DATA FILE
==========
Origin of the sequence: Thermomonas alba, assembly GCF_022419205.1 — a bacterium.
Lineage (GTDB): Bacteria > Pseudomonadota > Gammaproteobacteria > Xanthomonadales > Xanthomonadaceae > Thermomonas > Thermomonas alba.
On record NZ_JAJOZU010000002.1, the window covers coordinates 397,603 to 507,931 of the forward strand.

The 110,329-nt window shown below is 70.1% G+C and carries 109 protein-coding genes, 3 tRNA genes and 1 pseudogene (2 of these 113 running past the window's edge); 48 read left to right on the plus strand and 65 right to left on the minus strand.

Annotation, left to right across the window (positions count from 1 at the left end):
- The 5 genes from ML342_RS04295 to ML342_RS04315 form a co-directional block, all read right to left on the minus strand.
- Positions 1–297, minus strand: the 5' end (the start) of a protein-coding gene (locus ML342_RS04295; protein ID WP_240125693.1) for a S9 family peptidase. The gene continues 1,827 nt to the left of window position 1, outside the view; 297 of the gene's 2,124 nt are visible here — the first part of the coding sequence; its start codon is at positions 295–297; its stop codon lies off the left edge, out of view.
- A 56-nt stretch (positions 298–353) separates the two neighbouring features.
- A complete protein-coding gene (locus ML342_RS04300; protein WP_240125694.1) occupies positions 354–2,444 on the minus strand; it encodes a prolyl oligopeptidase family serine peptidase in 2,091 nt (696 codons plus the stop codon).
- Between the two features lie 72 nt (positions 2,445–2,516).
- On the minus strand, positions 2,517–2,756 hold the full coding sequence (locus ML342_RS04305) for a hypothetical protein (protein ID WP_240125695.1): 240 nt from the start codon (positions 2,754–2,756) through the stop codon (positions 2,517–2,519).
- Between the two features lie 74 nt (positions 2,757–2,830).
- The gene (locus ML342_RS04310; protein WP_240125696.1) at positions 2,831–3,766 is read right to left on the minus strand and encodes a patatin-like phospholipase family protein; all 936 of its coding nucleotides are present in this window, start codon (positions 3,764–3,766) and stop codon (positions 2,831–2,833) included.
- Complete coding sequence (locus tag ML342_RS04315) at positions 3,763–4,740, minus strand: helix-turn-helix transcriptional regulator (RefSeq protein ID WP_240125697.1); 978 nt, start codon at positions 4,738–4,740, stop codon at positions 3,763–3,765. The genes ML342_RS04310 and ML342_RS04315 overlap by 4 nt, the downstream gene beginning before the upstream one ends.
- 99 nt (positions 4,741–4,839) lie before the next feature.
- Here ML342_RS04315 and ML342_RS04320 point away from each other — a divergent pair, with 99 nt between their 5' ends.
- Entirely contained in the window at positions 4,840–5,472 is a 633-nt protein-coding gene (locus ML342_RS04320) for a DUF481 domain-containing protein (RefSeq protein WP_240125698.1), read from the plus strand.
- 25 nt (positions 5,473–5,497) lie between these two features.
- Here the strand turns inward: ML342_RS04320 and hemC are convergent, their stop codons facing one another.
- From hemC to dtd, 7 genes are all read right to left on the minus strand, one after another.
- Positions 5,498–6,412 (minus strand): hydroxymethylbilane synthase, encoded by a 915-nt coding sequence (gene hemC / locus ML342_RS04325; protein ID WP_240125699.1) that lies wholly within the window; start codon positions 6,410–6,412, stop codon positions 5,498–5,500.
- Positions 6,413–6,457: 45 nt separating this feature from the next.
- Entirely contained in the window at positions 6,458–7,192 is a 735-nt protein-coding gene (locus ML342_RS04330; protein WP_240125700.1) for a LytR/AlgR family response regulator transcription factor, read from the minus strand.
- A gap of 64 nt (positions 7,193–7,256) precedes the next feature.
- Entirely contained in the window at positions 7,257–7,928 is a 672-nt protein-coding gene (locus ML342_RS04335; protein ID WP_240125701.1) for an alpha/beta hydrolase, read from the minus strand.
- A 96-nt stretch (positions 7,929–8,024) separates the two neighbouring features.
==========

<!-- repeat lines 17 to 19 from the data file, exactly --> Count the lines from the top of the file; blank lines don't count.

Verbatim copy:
- Entirely contained in the window at positions 4,840–5,472 is a 633-nt protein-coding gene (locus ML342_RS04320) for a DUF481 domain-containing protein (RefSeq protein WP_240125698.1), read from the plus strand.
- 25 nt (positions 5,473–5,497) lie between these two features.
- Here the strand turns inward: ML342_RS04320 and hemC are convergent, their stop codons facing one another.